Bowen received honorary degrees from Trinity College, Dublin in 1949 and from Oxford University in 1956 (Fantasticfiction. com). During her early adult hood, Bowen worked in a hospital for WWI veterans when her education completed, and moved back to Dublin in 1916 (Bookrags. com). Bowen moved back to England and enrolled in the London County Council School of Art (Bookrags. com). Bowen stated, “Thereafter, England affected me more in a scenic way than in any other-and still does. It was the lie of the land, with that cool, clear light falling upon it, which was extraordinary,” (Boland 94).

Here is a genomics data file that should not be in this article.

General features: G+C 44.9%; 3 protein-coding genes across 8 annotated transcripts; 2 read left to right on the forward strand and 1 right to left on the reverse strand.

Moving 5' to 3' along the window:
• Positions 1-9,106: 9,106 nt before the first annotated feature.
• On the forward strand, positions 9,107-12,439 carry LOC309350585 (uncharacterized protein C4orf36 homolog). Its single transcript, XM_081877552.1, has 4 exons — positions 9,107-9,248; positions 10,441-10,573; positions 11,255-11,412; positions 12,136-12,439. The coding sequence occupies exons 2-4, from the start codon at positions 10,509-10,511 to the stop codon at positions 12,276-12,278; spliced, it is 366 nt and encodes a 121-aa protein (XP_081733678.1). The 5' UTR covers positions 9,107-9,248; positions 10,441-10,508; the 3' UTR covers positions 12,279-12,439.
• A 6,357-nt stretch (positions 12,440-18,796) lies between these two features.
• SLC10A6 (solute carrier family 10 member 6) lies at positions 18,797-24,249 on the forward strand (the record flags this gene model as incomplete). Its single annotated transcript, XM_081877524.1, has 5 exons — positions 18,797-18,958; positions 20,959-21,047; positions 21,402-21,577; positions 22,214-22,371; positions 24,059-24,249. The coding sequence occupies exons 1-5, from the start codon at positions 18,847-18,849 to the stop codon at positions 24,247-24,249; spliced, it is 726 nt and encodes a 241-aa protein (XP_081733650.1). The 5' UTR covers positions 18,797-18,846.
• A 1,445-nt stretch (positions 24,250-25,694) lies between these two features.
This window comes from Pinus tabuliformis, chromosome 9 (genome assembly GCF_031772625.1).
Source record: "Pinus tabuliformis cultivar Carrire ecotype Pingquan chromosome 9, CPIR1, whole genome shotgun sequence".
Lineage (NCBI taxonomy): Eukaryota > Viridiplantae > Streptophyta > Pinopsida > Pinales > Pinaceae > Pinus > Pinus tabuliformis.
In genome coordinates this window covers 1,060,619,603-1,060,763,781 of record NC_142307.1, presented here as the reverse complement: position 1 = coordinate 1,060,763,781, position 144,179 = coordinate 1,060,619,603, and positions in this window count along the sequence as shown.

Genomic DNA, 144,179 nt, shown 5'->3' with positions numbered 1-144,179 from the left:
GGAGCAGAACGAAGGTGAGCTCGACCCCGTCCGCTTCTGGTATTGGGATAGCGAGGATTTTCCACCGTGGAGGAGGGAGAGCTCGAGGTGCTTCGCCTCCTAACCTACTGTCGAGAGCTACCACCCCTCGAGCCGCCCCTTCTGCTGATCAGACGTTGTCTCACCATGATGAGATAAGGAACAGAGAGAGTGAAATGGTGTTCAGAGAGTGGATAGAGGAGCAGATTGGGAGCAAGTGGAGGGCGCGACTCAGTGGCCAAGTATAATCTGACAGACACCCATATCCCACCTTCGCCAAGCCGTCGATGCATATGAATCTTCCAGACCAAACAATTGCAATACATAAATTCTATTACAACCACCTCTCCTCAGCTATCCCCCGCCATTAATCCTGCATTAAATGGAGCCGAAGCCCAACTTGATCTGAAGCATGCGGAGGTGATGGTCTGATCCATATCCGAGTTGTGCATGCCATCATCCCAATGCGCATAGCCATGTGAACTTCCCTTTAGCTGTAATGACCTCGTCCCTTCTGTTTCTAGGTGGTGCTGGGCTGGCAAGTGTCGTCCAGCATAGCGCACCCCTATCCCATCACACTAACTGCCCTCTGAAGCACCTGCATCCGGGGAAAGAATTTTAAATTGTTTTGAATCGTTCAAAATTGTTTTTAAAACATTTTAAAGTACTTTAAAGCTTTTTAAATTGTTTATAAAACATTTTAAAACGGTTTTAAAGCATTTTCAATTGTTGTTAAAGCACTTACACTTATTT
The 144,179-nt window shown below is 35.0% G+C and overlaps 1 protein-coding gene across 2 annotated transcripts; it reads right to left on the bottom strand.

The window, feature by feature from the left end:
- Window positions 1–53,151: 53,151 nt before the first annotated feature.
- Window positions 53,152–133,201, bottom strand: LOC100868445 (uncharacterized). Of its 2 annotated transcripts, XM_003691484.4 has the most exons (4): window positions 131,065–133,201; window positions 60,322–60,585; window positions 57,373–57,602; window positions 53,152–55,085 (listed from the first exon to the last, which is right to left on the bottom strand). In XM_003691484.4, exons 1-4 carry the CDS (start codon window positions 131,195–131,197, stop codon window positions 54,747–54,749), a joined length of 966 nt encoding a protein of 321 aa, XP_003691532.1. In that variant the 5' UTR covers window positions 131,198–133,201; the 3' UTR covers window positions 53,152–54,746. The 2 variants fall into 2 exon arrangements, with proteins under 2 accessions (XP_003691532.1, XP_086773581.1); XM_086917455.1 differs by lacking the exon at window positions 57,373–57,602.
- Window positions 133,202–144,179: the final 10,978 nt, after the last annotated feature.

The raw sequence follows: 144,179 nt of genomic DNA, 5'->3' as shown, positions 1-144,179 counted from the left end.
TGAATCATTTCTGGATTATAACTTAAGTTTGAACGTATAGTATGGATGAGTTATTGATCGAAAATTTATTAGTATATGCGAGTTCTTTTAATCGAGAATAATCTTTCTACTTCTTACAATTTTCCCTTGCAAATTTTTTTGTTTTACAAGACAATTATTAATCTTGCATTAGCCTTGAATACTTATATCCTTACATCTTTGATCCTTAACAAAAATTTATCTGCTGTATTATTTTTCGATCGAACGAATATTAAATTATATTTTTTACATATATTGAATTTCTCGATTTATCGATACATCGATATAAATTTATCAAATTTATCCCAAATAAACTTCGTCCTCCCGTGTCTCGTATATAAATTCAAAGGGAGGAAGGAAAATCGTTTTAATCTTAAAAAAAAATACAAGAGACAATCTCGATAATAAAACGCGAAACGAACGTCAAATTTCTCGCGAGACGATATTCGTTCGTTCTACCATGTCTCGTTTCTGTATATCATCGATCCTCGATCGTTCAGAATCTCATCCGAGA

Elizabeth Bowen also worked as an air raid warden during World War II. It was during this time when she wrote for the Ministry of Information (Bookrags. com). In 1923, Bowen married Alan Charles Cameron (Bookrags. com), who was an educator and broadcaster with the BBC (Boland ? ). Her marriage was happy and mutually fulfilling, but apparently passionless (Washingtonpost). She lived with him in Northhampton and Old Headington, Oxford (Critical Survey of Short Fiction). While in Oxford, Bowen became friends with many literary intellectuals; among them were Isaiah Berlin and Lord David Cecil (Bookrags. om). In 1935, she and her husband moved to Regent’s Park, London, where Bowen became a member of the Bloomsbury group (Critical Survey of Short Fiction 300). Bowen and Cameron did not have any children (narrativemagazine. com). In 1952, Alan Charles Cameron died. Bowen returned to Ireland after his death (Bookrags. com). After a final trip to Ireland, Elizabeth Bowen died of lung cancer, from being a heavy smoker (Washingtonpost. com), in London on February 22, 1973 (Fantasticfiction. com). She is buried with her husband close to the gates of the Bowen family land (Narrativemagazine. om). Elizabeth Bowen’s career is distinguished by achievements on two separate, though related, fronts. On the one hand, she was among the most well known and accomplished British women novelists of her generation. This generation, in the period between the wars, did much to consolidate the distinctive existence of women’s fiction (Critical Survey of Short Fiction). Bowen was greatly interested in the innocence of orderly life and in the eventual, irrepressible forces that transform experience. She examined betrayal and secrets that lie beneath the veneer of respectability.